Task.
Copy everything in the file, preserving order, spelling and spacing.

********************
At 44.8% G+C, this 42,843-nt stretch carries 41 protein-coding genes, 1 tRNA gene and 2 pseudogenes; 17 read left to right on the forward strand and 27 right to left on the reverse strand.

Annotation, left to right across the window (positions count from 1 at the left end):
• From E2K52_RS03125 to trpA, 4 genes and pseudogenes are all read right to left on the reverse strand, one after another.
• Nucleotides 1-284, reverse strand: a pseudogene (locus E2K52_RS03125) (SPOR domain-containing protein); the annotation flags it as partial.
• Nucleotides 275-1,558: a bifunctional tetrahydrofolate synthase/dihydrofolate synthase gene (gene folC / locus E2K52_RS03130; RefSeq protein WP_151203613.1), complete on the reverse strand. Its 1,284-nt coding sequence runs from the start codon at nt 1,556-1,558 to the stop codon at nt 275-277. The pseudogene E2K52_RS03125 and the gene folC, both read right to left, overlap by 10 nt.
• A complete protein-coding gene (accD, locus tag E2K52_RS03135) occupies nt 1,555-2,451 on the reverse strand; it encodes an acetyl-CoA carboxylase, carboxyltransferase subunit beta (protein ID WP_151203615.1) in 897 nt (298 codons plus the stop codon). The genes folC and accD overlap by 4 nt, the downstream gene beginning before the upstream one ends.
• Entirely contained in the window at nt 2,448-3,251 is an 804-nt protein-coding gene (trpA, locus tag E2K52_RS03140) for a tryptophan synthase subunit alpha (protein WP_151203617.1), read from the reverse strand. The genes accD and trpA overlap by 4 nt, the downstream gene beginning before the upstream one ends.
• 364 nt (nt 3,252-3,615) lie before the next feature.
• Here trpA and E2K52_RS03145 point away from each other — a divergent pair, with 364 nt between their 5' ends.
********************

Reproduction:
At 44.8% G+C, this 42,843-nt stretch carries 41 protein-coding genes, 1 tRNA gene and 2 pseudogenes; 17 read left to right on the forward strand and 27 right to left on the reverse strand.

Annotation, left to right across the window (positions count from 1 at the left end):
• From E2K52_RS03125 to trpA, 4 genes and pseudogenes are all read right to left on the reverse strand, one after another.
• Nucleotides 1-284, reverse strand: a pseudogene (locus E2K52_RS03125) (SPOR domain-containing protein); the annotation flags it as partial.
• Nucleotides 275-1,558: a bifunctional tetrahydrofolate synthase/dihydrofolate synthase gene (gene folC / locus E2K52_RS03130; RefSeq protein WP_151203613.1), complete on the reverse strand. Its 1,284-nt coding sequence runs from the start codon at nt 1,556-1,558 to the stop codon at nt 275-277. The pseudogene E2K52_RS03125 and the gene folC, both read right to left, overlap by 10 nt.
• A complete protein-coding gene (accD, locus tag E2K52_RS03135) occupies nt 1,555-2,451 on the reverse strand; it encodes an acetyl-CoA carboxylase, carboxyltransferase subunit beta (protein ID WP_151203615.1) in 897 nt (298 codons plus the stop codon). The genes folC and accD overlap by 4 nt, the downstream gene beginning before the upstream one ends.
• Entirely contained in the window at nt 2,448-3,251 is an 804-nt protein-coding gene (trpA, locus tag E2K52_RS03140) for a tryptophan synthase subunit alpha (protein WP_151203617.1), read from the reverse strand. The genes accD and trpA overlap by 4 nt, the downstream gene beginning before the upstream one ends.
• 364 nt (nt 3,252-3,615) lie before the next feature.
• Here trpA and E2K52_RS03145 point away from each other — a divergent pair, with 364 nt between their 5' ends.